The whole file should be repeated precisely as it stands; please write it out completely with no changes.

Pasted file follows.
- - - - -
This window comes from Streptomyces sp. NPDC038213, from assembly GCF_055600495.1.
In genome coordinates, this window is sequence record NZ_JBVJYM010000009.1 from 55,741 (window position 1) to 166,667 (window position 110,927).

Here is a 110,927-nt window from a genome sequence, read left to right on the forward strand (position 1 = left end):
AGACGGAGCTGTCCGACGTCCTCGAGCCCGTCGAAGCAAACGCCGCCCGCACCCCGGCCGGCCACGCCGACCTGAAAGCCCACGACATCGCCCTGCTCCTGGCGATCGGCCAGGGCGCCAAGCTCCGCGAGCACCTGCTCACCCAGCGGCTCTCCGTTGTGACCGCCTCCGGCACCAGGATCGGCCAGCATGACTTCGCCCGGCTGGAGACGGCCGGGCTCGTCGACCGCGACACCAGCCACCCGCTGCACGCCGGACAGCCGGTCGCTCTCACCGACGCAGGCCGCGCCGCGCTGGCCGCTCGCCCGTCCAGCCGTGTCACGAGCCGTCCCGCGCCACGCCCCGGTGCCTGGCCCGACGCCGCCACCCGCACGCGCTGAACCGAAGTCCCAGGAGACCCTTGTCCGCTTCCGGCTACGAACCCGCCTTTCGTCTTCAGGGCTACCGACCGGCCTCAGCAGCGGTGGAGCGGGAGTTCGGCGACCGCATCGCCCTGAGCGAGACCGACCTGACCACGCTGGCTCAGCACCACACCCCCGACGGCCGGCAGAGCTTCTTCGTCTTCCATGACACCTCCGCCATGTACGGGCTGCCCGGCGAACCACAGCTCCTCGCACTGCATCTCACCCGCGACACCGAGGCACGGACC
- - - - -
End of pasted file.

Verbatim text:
This window comes from Streptomyces sp. NPDC038213, from assembly GCF_055600495.1.
In genome coordinates, this window is sequence record NZ_JBVJYM010000009.1 from 55,741 (window position 1) to 166,667 (window position 110,927).

Here is a 110,927-nt window from a genome sequence, read left to right on the forward strand (position 1 = left end):
AGACGGAGCTGTCCGACGTCCTCGAGCCCGTCGAAGCAAACGCCGCCCGCACCCCGGCCGGCCACGCCGACCTGAAAGCCCACGACATCGCCCTGCTCCTGGCGATCGGCCAGGGCGCCAAGCTCCGCGAGCACCTGCTCACCCAGCGGCTCTCCGTTGTGACCGCCTCCGGCACCAGGATCGGCCAGCATGACTTCGCCCGGCTGGAGACGGCCGGGCTCGTCGACCGCGACACCAGCCACCCGCTGCACGCCGGACAGCCGGTCGCTCTCACCGACGCAGGCCGCGCCGCGCTGGCCGCTCGCCCGTCCAGCCGTGTCACGAGCCGTCCCGCGCCACGCCCCGGTGCCTGGCCCGACGCCGCCACCCGCACGCGCTGAACCGAAGTCCCAGGAGACCCTTGTCCGCTTCCGGCTACGAACCCGCCTTTCGTCTTCAGGGCTACCGACCGGCCTCAGCAGCGGTGGAGCGGGAGTTCGGCGACCGCATCGCCCTGAGCGAGACCGACCTGACCACGCTGGCTCAGCACCACACCCCCGACGGCCGGCAGAGCTTCTTCGTCTTCCATGACACCTCCGCCATGTACGGGCTGCCCGGCGAACCACAGCTCCTCGCACTGCATCTCACCCGCGACACCGAGGCACGGACC